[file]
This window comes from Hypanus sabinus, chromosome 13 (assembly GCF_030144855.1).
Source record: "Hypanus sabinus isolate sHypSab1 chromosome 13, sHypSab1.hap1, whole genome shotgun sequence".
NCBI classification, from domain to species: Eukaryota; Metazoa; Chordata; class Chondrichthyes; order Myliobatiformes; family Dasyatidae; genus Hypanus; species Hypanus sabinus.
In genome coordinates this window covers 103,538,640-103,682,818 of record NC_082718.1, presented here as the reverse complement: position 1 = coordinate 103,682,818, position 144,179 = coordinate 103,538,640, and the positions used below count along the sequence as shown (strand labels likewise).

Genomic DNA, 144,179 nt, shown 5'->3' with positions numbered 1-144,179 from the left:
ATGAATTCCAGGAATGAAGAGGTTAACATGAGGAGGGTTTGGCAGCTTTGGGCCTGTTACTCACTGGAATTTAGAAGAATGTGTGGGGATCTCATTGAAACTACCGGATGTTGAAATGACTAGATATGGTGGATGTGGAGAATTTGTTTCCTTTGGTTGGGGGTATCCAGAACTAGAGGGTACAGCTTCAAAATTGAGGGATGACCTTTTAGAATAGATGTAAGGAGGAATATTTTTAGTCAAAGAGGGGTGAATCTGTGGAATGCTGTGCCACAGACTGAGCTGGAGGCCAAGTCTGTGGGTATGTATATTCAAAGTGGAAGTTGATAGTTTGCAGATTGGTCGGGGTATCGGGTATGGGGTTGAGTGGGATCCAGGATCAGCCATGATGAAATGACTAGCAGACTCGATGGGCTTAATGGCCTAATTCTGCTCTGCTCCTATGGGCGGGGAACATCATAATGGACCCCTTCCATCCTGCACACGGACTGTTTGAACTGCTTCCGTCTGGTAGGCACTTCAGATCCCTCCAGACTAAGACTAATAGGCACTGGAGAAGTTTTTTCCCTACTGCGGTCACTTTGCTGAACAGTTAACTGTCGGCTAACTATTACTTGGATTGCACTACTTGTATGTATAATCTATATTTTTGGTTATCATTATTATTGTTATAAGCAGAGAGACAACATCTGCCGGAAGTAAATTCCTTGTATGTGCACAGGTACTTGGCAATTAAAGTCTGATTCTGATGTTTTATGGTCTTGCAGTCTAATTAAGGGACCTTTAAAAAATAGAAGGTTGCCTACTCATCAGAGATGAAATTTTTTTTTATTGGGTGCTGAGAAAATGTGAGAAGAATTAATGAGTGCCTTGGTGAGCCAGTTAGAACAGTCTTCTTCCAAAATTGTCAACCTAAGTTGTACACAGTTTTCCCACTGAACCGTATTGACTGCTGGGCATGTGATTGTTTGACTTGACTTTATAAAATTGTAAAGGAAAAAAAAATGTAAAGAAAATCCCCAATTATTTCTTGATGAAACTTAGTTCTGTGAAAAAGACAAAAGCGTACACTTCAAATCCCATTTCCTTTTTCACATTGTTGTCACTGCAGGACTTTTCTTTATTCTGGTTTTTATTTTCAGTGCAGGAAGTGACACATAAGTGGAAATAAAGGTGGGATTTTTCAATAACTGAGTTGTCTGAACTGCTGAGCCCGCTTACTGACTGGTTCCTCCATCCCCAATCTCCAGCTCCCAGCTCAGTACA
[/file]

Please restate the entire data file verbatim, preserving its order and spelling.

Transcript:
This window comes from Hypanus sabinus, chromosome 13 (assembly GCF_030144855.1).
Source record: "Hypanus sabinus isolate sHypSab1 chromosome 13, sHypSab1.hap1, whole genome shotgun sequence".
NCBI classification, from domain to species: Eukaryota; Metazoa; Chordata; class Chondrichthyes; order Myliobatiformes; family Dasyatidae; genus Hypanus; species Hypanus sabinus.
In genome coordinates this window covers 103,538,640-103,682,818 of record NC_082718.1, presented here as the reverse complement: position 1 = coordinate 103,682,818, position 144,179 = coordinate 103,538,640, and the positions used below count along the sequence as shown (strand labels likewise).

Genomic DNA, 144,179 nt, shown 5'->3' with positions numbered 1-144,179 from the left:
ATGAATTCCAGGAATGAAGAGGTTAACATGAGGAGGGTTTGGCAGCTTTGGGCCTGTTACTCACTGGAATTTAGAAGAATGTGTGGGGATCTCATTGAAACTACCGGATGTTGAAATGACTAGATATGGTGGATGTGGAGAATTTGTTTCCTTTGGTTGGGGGTATCCAGAACTAGAGGGTACAGCTTCAAAATTGAGGGATGACCTTTTAGAATAGATGTAAGGAGGAATATTTTTAGTCAAAGAGGGGTGAATCTGTGGAATGCTGTGCCACAGACTGAGCTGGAGGCCAAGTCTGTGGGTATGTATATTCAAAGTGGAAGTTGATAGTTTGCAGATTGGTCGGGGTATCGGGTATGGGGTTGAGTGGGATCCAGGATCAGCCATGATGAAATGACTAGCAGACTCGATGGGCTTAATGGCCTAATTCTGCTCTGCTCCTATGGGCGGGGAACATCATAATGGACCCCTTCCATCCTGCACACGGACTGTTTGAACTGCTTCCGTCTGGTAGGCACTTCAGATCCCTCCAGACTAAGACTAATAGGCACTGGAGAAGTTTTTTCCCTACTGCGGTCACTTTGCTGAACAGTTAACTGTCGGCTAACTATTACTTGGATTGCACTACTTGTATGTATAATCTATATTTTTGGTTATCATTATTATTGTTATAAGCAGAGAGACAACATCTGCCGGAAGTAAATTCCTTGTATGTGCACAGGTACTTGGCAATTAAAGTCTGATTCTGATGTTTTATGGTCTTGCAGTCTAATTAAGGGACCTTTAAAAAATAGAAGGTTGCCTACTCATCAGAGATGAAATTTTTTTTTATTGGGTGCTGAGAAAATGTGAGAAGAATTAATGAGTGCCTTGGTGAGCCAGTTAGAACAGTCTTCTTCCAAAATTGTCAACCTAAGTTGTACACAGTTTTCCCACTGAACCGTATTGACTGCTGGGCATGTGATTGTTTGACTTGACTTTATAAAATTGTAAAGGAAAAAAAAATGTAAAGAAAATCCCCAATTATTTCTTGATGAAACTTAGTTCTGTGAAAAAGACAAAAGCGTACACTTCAAATCCCATTTCCTTTTTCACATTGTTGTCACTGCAGGACTTTTCTTTATTCTGGTTTTTATTTTCAGTGCAGGAAGTGACACATAAGTGGAAATAAAGGTGGGATTTTTCAATAACTGAGTTGTCTGAACTGCTGAGCCCGCTTACTGACTGGTTCCTCCATCCCCAATCTCCAGCTCCCAGCTCAGTACA